You share a set of great-great-grandparents with your third cousin, but do not have the same great-grandparents.
I’m taking more about the TV plots where our main character discovers the person they’re newly dating and, presumably, very excited about is a some sort of second or third-ish cousin.
Think ’s episode “The Head and The Hair.” You know, the episode where Liz is dating the incredibly hot, successful TV personality, but they have to immediately break up upon finding out that Liz’s Great-Aunt Dolly is The Hair’s Grandmother’s Cousin?
Or, put another way, your great-grandparents were siblings. Assuming you’re between twenty and thirty years old, the common ancestor between you and your date was born sometime after the Civil War but before the turn of the 20th century. According to this article, you might have more genetic material in common with people whom you form relationships than those you are born into: After analyzing almost 1.5 million markers of gene variations, the researchers found that pairs of friends had the same level of genetic relation as people did with a fourth cousin, or a great-great-great grandfather, which translates to about 1 percent of the human genome.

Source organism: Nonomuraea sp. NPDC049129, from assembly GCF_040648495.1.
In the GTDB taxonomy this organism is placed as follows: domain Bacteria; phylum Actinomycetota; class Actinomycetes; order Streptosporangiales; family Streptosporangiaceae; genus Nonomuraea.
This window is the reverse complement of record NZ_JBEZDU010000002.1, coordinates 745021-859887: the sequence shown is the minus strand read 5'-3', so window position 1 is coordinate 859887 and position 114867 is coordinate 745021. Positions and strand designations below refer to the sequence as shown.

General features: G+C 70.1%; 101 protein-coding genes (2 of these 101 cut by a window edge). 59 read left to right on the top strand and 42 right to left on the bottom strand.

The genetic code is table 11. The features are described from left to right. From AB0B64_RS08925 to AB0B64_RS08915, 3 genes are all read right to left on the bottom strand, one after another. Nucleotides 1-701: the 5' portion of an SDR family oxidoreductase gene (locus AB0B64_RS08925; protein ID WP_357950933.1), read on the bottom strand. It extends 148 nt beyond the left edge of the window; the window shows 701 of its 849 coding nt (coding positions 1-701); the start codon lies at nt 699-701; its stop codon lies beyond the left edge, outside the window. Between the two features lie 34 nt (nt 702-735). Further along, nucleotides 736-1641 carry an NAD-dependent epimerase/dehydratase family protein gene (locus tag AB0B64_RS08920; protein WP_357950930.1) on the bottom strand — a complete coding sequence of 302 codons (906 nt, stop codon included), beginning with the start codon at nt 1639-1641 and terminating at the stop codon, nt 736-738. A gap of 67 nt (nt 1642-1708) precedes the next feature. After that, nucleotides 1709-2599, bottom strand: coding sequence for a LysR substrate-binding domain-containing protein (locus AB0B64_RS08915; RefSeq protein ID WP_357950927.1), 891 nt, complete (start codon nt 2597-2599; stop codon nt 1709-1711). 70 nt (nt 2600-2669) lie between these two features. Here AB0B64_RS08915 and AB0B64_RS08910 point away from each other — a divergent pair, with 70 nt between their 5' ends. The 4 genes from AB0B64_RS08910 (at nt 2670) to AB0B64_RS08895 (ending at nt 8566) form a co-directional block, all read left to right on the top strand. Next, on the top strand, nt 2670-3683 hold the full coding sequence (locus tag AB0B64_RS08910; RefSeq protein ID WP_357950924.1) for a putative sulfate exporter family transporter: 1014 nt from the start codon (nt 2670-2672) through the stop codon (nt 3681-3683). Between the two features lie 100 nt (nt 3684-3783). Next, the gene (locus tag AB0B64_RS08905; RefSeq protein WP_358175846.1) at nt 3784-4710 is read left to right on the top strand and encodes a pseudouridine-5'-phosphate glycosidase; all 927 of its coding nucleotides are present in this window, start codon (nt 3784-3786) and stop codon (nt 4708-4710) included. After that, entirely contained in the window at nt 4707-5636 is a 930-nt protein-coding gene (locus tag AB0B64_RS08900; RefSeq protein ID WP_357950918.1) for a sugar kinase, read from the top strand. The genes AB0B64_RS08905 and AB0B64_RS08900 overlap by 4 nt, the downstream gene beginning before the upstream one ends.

Or, to make it blunt, you and your date have a great-great-grandparent in common. And while time itself does not dilute the gene-pool, basic mating does. So all those best-friends-turned-lovers relationships just got weird. If you and a close relative had both decided not to have children, society would not smile on your union just because it won’t produce an X-child.
I’m less surprised by the fact that Liz and the Hair were, at closest, second cousins than I am by the fact that the Hair had a framed photo of his Grandmother’s cousin in his apartment. I mean, I understand that from a social perspective, sure, you could identify a person who is somehow vaguely related to you.